What is your role in your company’s export compliance program? Do you perform the restricted/denied party screening on your corporation’s customers and vendors? Do you handle your research facility’s deemed export procedures?
Once upon a time, regardless of your role, the concept of “personal liability” was pretty much unheard of in terms of export compliance. If unlicensed products were shipped erroneously because of an incorrect ECCN, the penalty was not the responsibility of “Joe Smith” on the compliance team. The government would go after the company, even if Joe was the one who made the ill-fated typo.
Things are changing, though. The recent case of Trek Leather, a small company in New Jersey, has raised concerns about individuals facing civil liability (in the form of severe monetary penalties) for their company’s compliance violations.
Trek Leather illegally imported suits into the United States. U.S. Customs and Border Protection went after both the company and its President, Harish Shadadpuri. Shadadpuri argued he was not personally responsible, because Trek Leather – not him – was the importer of record. In other words, he wasn’t the one filling out the forms. The court disagreed, though, applying the laws of agency. In short, an agent who commits a civil wrong – in this case Shadadpuri – is generally liable for the act along with the principal – in this case, Trek Leather. Therefore, corporate officers may be held personally liable for civil penalties. Shadadpuri’s lawyers are appealing to the Supreme Court.
Shadadpuri likely could have avoided his costly ($577,000 in penalties) troubles with an airtight compliance program, but one big factor in the court’s decision was completely out of the defendant’s control: his status as a person. The law states that “no person, by fraud, gross negligence, or negligence, may enter or attempt to enter merchandise into the commerce of the United States…by means of a document or electronically transmitted data which is material and false, or by any omission of information that is material.”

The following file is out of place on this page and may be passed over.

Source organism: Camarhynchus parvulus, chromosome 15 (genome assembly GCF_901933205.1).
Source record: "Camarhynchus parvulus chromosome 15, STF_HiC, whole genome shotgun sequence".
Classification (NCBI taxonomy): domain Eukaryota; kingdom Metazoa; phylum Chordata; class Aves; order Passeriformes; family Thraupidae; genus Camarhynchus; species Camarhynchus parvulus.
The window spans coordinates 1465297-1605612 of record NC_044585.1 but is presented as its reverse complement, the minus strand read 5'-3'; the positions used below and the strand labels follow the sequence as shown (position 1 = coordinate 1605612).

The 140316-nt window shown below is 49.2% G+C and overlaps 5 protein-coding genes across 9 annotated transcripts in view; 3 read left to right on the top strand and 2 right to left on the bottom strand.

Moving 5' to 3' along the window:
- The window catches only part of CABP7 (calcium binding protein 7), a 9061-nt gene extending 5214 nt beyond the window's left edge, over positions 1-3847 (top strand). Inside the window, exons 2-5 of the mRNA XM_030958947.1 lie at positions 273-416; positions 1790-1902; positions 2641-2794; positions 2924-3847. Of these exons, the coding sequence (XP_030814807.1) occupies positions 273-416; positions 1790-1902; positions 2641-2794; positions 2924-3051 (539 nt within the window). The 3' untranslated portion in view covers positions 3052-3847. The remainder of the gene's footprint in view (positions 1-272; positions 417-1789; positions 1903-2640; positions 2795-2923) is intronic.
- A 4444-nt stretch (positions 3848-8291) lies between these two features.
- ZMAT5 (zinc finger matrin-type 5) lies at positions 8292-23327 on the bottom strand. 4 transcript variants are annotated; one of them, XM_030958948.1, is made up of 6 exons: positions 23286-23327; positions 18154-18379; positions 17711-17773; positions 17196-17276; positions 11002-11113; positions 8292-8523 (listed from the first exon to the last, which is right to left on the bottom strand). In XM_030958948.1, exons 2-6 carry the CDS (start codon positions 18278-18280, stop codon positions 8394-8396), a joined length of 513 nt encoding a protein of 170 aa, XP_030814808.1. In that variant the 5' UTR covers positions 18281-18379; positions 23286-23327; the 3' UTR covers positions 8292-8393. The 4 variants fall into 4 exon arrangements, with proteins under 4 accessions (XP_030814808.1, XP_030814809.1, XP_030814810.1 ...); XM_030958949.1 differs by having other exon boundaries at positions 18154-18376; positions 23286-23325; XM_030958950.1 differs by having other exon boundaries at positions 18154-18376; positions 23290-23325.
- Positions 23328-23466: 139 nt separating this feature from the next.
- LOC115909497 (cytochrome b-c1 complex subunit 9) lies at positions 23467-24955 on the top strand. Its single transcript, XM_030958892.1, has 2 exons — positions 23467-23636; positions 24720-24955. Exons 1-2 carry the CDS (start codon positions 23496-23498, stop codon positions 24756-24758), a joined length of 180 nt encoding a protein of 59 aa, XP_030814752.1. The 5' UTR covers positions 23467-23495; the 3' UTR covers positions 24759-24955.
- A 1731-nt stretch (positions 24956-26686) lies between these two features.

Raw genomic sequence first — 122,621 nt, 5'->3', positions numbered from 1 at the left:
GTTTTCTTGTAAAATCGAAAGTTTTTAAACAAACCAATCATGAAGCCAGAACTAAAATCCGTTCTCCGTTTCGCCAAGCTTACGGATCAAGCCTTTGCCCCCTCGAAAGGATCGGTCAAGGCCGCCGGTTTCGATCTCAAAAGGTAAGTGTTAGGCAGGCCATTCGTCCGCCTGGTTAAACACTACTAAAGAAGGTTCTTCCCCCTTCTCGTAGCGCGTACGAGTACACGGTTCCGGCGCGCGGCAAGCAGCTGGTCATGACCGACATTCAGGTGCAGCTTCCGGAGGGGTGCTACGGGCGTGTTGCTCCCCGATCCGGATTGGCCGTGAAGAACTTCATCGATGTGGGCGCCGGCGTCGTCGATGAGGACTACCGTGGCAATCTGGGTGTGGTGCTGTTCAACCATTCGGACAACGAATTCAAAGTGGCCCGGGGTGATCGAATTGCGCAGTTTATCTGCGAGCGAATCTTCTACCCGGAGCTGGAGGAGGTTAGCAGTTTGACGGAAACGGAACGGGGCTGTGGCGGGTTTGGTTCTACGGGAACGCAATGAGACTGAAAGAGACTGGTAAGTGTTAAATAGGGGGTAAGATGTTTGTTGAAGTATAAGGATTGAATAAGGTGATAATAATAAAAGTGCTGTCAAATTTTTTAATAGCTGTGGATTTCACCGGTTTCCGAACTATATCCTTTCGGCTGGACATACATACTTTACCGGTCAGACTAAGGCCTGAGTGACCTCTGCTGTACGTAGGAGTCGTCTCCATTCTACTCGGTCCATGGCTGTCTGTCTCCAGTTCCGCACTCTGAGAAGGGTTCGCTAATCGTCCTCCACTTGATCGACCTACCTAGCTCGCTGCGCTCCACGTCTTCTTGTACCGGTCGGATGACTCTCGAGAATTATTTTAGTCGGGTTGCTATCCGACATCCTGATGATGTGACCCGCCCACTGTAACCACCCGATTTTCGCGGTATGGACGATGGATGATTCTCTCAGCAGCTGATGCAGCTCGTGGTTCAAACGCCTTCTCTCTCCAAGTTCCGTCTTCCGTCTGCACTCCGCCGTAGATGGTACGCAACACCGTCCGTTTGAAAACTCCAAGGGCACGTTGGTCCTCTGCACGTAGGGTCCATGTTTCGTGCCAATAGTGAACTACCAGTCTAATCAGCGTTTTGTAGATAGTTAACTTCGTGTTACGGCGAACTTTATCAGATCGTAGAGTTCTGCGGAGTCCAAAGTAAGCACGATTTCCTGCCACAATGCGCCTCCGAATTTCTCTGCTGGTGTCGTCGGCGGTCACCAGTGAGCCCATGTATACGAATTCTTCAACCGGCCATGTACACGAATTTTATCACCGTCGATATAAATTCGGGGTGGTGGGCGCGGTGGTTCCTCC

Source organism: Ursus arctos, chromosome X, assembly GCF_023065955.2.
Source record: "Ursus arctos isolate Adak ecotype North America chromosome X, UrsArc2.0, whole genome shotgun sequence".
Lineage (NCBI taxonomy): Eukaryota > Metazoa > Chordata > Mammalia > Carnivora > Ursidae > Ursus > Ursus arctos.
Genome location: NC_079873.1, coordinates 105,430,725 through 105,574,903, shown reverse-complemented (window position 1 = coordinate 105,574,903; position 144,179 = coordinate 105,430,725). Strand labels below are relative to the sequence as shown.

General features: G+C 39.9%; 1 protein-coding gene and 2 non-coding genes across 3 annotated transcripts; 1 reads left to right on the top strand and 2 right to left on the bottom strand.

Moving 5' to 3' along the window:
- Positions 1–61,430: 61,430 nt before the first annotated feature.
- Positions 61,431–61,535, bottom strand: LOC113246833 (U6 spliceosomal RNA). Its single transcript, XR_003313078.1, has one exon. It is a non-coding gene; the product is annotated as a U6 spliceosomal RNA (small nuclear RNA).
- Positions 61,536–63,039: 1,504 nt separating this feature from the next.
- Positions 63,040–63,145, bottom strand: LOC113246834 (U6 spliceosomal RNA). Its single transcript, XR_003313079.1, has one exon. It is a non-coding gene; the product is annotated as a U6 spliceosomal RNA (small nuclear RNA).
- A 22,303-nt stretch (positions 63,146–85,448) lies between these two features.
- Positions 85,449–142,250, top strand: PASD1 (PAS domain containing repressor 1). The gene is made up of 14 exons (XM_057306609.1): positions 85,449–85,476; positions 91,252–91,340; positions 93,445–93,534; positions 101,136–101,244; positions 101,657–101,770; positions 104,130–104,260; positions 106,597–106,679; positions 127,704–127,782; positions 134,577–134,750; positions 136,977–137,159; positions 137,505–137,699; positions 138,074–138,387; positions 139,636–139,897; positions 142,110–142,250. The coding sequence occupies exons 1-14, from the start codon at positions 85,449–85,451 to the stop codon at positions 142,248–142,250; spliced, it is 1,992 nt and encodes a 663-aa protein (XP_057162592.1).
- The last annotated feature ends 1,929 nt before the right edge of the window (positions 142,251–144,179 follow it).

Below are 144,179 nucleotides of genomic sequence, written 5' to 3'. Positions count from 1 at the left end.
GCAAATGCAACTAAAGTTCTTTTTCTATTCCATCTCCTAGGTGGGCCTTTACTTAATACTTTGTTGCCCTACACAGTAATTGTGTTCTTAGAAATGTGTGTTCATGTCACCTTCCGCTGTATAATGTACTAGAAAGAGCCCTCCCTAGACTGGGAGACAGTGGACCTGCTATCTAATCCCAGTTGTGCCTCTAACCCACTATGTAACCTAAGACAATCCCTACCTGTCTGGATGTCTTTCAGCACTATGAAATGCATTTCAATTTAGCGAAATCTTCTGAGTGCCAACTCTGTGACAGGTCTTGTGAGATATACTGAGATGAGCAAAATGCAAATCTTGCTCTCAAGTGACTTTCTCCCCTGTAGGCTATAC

If you’re wondering why the unfortunate case of this importer matters to exporters, it turns out that exporters are “persons”, too. Export violations statutes are worded the same as Customs law, and recent trends in government enforcement have made exporters more and more vulnerable to the risk of personal liability. For one thing, public outcry is making the government stand up and listen – “going soft” on executives is highly frowned upon and mercilessly chastised in the media. In response, federal agencies like the Justice Department and FinCen (a bureau of the U.S. Department of the Treasury that focuses on the detection and prevention of financial crime) are starting to assess personal liability in a range of situations.
So who is a “person” the government might go after? According to the experts it’s not just senior executives. It could be the person who’s responsible for export compliance in their company. It could be someone much lower on the corporate ladder, the person that actually made the compliance error. It could be anyone.
If your company has a history of non-compliance, you may be personally at risk of being hit with an unimaginable financial penalty. What can you do about it? Stay tuned for our next blog concerning this issue.